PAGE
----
Bad A-level Results? Here’s What To Do Next!

So, last Thursday was results day, a very nervy time for everyone, whatever the outcome!

Of course, there’s a lot of pressure surrounding your A-level results, especially if you’re hoping on going to your chosen university.

Whilst some of you may have had a few bevs to celebrate your results, others may have felt a little disappointed and disheartened.

We’re here to reassure you that whatever may have happened, it isn’t the end of the world, although it may feel like it right now.

There are plenty of options you can take if you didn’t get the results you wanted, and some of these may end up being the best choices you’ve ever made!

We’ve gathered 8 tips for any extra guidance you may need, just remember not to panic, and stay positive!

1. Clearing

Although you may not have got the marks you require for your first or reserve choice at university, that doesn’t mean that uni is completely off the cards!

Why not register for UCAS clearing? Running from 6th July- 20th October, clearing allows you to see which university courses have remaining spaces.

Don’t worry though, you won’t be on your own! Thousands of students go through clearing, and it’s a super simple and reassuring process.

You can apply for clearing if:

  • You’re applying after 30th June
  • You didn’t receive any offers (or any you wanted to accept)
  • You didn’t meet the conditions of your offers
  • You’ve declined your firm place using the ‘decline my place’ button in Track

A new snazzy feature this year is ‘Clearing Plus’, where UCAS will personally match you to courses that you may be interested in, using what they know from your application, pretty cool right?

Click on ‘my matches’ in Track, and this will take you to over 50 course matches, you can then tell each uni if you’re interested in their course.

Don’t worry if you still fancy something different though, you can still find courses available in the clearing search tool!

2. Gap Year

You may not have gotten the results you wanted, and we get that you’re probs super gutted right now, but have you ever thought about taking a gap year?

A gap year gives you the chance to gain skills and experiences, as well as the time to focus on what you want to do next.

Of course, a year out doesn’t suit everyone, but it’s definitely an option if you feel like you’re not quite ready for uni life.

You could also use this time to gain relevant work experience for a particular career or subject you plan on studying in the future!

The best part is, in some cases, work experience can lead to a potential full-time career if you play your cards right.

3. Resit

You could resit your A-levels if you you didn’t quite do as well as you’d hoped!

Unfortunately, the administrative cost of retaking A-level exams can be around £85, which is pretty expensive.

A cheaper alternative is to usually take them at your old college or exam centre, but you’ll have to wait until the summer to resit the whole A-level.

The good news is, you can submit old coursework, and in some instances even request the coursework grade to be carried over!

Once you’ve decided to resit you’re A-levels, you have to officially decline any university offers by September 20th.

4. Get A Professional Qualification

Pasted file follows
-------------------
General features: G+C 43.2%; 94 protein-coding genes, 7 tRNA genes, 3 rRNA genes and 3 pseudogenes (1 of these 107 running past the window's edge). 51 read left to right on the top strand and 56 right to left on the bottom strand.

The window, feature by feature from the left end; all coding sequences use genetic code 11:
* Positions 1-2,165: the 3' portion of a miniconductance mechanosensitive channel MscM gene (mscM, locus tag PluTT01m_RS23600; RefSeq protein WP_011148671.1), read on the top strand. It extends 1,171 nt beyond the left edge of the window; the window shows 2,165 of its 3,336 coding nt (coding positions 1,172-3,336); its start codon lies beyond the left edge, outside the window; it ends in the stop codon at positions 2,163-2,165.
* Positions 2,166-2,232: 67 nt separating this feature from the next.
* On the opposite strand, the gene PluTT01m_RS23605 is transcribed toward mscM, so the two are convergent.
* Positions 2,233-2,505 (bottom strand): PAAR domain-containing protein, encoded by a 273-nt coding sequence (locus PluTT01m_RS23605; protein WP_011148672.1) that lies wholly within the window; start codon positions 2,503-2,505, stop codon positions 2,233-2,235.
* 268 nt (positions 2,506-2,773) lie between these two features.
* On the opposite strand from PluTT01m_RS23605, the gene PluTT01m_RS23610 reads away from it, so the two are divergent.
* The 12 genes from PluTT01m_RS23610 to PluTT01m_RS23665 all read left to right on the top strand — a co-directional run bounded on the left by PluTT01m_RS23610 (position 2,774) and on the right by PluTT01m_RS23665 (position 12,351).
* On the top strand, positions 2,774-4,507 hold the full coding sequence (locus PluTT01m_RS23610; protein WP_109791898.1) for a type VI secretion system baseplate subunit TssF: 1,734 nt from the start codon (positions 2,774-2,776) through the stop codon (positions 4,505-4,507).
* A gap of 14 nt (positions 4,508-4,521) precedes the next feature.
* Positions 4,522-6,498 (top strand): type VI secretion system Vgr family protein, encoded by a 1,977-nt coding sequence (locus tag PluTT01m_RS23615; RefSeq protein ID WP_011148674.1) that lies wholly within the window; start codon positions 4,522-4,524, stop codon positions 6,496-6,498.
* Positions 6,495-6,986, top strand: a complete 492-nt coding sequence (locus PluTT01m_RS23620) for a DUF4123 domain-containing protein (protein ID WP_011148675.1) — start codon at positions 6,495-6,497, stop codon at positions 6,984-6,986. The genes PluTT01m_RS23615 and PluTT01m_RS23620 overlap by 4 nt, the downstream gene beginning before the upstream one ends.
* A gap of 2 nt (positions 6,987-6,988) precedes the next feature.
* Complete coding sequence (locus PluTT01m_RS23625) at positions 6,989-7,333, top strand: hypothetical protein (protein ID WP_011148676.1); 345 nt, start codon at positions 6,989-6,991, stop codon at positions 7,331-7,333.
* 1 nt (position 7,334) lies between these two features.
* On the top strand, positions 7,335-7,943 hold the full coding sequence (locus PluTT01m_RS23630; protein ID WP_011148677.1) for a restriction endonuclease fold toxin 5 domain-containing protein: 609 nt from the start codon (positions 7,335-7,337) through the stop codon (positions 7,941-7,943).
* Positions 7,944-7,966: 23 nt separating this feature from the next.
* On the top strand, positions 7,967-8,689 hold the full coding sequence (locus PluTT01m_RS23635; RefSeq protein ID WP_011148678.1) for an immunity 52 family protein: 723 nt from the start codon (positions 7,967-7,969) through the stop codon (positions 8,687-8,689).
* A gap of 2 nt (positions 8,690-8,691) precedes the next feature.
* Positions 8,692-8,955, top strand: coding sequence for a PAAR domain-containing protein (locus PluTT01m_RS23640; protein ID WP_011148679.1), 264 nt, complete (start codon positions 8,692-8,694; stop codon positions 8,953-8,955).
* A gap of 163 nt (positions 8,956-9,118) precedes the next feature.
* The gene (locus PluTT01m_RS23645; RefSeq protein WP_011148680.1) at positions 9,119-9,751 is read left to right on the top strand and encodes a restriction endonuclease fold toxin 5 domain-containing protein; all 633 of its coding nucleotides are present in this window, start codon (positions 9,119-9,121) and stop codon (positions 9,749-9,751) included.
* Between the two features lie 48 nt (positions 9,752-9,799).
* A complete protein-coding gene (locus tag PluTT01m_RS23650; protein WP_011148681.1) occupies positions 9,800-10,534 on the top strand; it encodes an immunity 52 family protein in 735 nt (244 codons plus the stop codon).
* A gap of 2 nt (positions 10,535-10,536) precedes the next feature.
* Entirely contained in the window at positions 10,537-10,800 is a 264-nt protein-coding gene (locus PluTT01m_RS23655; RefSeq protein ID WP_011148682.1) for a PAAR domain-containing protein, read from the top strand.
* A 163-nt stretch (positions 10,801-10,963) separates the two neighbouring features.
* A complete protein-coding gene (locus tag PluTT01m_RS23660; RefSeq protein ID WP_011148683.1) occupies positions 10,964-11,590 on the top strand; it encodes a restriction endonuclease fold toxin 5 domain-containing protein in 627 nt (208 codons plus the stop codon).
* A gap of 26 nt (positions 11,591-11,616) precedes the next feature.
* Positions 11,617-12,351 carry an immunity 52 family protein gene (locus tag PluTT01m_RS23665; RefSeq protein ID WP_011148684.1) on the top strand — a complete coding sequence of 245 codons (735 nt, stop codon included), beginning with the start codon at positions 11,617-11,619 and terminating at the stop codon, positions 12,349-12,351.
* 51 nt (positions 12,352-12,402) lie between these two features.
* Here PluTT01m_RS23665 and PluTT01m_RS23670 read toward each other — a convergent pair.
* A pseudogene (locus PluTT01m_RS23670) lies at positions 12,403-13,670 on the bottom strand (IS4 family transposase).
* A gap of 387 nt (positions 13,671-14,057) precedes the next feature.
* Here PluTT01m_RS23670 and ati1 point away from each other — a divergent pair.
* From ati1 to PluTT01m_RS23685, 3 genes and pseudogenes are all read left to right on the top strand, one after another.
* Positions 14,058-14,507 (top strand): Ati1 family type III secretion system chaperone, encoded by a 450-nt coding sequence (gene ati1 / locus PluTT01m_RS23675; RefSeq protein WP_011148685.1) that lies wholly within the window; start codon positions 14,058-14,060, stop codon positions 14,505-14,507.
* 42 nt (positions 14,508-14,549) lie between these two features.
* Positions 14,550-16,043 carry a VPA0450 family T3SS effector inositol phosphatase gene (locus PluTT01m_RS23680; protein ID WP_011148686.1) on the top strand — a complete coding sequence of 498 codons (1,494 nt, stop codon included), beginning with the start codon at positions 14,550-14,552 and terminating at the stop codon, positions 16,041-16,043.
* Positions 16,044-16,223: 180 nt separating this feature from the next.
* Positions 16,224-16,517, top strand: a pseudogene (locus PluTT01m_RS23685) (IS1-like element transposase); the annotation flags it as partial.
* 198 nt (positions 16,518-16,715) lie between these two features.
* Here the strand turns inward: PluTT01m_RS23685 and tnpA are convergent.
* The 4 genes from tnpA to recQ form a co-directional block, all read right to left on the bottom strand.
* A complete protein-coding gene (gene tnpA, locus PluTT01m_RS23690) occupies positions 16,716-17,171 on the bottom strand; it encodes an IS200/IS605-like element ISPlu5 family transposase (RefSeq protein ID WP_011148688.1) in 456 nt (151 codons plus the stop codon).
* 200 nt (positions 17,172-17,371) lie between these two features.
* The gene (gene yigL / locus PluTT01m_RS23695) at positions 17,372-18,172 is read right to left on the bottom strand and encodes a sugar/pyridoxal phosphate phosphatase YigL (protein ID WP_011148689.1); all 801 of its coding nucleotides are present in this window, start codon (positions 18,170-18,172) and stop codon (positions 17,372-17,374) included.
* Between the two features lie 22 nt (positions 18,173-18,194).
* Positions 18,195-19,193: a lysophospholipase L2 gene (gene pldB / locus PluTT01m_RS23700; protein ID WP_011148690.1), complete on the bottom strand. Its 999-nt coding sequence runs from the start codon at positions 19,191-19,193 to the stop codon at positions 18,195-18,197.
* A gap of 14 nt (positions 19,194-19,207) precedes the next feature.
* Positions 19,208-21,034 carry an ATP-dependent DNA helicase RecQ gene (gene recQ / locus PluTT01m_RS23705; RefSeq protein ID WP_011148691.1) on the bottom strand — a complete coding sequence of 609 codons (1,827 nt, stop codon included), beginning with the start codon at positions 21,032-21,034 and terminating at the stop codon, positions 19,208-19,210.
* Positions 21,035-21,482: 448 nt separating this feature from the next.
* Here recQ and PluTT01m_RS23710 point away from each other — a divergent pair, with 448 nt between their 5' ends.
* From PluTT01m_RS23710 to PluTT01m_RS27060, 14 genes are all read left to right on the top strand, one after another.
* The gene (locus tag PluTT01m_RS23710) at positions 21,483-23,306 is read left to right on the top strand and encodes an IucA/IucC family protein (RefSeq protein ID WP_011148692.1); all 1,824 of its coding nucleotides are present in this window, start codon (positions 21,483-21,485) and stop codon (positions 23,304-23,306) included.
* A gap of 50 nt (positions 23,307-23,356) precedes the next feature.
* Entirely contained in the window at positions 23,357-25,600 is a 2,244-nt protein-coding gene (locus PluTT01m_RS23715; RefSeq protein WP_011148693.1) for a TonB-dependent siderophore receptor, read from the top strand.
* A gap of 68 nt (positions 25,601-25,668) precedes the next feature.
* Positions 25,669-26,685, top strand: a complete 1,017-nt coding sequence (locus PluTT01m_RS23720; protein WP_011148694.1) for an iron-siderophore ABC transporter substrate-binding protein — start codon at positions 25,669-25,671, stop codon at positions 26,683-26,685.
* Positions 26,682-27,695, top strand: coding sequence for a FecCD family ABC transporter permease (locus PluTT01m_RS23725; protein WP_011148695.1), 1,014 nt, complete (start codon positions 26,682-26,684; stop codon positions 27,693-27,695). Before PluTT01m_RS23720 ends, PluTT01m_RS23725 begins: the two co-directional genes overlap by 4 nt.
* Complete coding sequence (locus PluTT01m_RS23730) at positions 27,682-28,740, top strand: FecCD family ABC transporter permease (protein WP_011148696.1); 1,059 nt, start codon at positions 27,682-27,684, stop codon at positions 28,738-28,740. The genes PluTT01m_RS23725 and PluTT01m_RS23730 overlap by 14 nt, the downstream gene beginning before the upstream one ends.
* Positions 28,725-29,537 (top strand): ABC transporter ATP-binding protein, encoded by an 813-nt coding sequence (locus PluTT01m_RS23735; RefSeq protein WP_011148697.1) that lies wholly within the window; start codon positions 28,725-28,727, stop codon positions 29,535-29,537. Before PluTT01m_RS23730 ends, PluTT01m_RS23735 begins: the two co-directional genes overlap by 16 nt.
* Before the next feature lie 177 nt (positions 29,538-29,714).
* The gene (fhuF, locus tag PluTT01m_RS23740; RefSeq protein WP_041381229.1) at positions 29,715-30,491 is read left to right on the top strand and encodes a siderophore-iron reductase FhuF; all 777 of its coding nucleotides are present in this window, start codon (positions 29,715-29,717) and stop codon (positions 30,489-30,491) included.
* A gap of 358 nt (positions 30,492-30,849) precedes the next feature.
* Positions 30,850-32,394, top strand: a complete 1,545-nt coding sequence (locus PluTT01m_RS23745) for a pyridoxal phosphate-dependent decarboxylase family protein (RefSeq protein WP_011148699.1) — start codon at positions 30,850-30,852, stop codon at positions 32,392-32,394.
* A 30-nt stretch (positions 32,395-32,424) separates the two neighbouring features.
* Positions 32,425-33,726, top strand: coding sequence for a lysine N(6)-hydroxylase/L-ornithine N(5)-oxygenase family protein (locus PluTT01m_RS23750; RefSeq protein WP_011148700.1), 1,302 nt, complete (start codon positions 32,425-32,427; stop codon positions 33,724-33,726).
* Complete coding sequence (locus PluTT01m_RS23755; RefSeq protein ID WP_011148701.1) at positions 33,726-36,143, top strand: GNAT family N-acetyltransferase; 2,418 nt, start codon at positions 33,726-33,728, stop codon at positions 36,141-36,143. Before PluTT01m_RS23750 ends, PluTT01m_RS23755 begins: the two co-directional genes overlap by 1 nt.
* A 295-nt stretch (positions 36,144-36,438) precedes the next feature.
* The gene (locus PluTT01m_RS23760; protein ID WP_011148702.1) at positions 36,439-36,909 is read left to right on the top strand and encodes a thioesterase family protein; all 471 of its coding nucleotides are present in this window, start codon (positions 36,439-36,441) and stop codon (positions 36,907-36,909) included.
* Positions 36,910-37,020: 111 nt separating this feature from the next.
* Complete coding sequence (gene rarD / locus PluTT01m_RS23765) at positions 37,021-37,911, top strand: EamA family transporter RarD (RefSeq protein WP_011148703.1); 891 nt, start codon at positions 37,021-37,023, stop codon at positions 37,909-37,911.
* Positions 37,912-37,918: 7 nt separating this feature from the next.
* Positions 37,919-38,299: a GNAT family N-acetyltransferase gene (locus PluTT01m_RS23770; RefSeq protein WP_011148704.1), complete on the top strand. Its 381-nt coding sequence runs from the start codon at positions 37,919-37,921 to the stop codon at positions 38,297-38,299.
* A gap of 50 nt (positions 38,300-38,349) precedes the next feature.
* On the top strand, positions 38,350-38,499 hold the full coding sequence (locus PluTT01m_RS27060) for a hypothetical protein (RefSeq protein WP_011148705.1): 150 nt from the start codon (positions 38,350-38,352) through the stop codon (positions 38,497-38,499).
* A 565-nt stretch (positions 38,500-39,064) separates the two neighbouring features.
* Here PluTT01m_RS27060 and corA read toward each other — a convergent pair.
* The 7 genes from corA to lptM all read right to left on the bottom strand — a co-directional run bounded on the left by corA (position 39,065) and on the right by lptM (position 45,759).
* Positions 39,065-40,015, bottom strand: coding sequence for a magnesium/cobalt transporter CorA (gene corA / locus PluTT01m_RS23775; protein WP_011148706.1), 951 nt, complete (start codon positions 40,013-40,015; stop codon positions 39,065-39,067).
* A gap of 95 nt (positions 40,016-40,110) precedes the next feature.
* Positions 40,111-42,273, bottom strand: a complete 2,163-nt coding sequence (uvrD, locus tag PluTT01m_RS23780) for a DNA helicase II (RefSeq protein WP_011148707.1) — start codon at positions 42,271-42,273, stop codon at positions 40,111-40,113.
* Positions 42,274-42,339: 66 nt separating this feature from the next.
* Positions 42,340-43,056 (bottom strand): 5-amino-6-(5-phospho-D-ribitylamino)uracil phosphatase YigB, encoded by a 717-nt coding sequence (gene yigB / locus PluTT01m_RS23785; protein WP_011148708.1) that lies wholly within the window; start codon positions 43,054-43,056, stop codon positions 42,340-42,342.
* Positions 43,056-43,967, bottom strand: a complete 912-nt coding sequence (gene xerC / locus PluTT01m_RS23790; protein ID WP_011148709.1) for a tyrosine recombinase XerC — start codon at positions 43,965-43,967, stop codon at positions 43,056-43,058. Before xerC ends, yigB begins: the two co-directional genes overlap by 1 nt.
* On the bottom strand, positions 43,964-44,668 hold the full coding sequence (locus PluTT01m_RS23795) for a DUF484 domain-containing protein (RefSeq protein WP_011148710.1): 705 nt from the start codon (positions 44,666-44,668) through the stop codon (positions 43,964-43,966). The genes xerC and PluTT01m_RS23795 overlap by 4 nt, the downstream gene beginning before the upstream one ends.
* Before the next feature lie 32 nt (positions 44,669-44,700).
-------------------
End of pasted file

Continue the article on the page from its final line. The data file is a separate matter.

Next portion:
Recently, there’s been a rise in the number of vocational courses being taken, which provide a much more hands on experience as opposed to just theory.

There are thousands of vocational qualifications such as nursing, plumbing, and gardening, the more experience you have, the more chance you have at being hired!

5. Learn On The Job

Work experience is key when bagging yourself a full-time job! You need to remember, there’s many types of careers that you don’t actually need a degree for.

It’s definitely worth investigating a field you’re interested in, to see if there are any entry-level openings!

6. Become An Apprentice

Apprenticeships are also super handy, because they let you get on the job training as well as studying for qualifications at the same time.

They usually take between one and three years to complete, and are made up of three parts, all completed on the job, online, or in a classroom!

Each apprenticeship trains you for a specific job, so it’s really worth finding out as much as you can about the job as well as career progression so you can level up, right?

Did you know? Your apprenticeships should work at least 30 hours a week, alongside experienced staff, gaining job specific skills and earning a wage.

7. Go Travelling

*Please be cautious when planning any form of travelling due to the COVID-19 global pandemic*

Why not use this time to go and see the world? Whether you go alone, or with your pals, travelling is always an amazing experience!

Firstly, you need to plan where you’d like to go, and double check on the government’s foreign travel advice for specific countries.

It’s also worth checking the best time of year to travel, do your research to discover whether there are any seasonal weather conditions you’ll need to account for.

Whether you opt for classical backpacking with your mates and plan it all yourself, or go for a complete package that offers the trip off the shelf, you’re still bound to have loads of fun!

8. Remain Positive!

We know this may sound super cliché, but the most important thing to do is stay as positive as possible.

Just because you didn’t get the A-level results you were hoping, doesn’t mean it’s the end of the world, although it may feel like it.

Obviously things haven’t totally gone to plan, but that’s okay, because whatever you decide to do, it’s all a learning curve.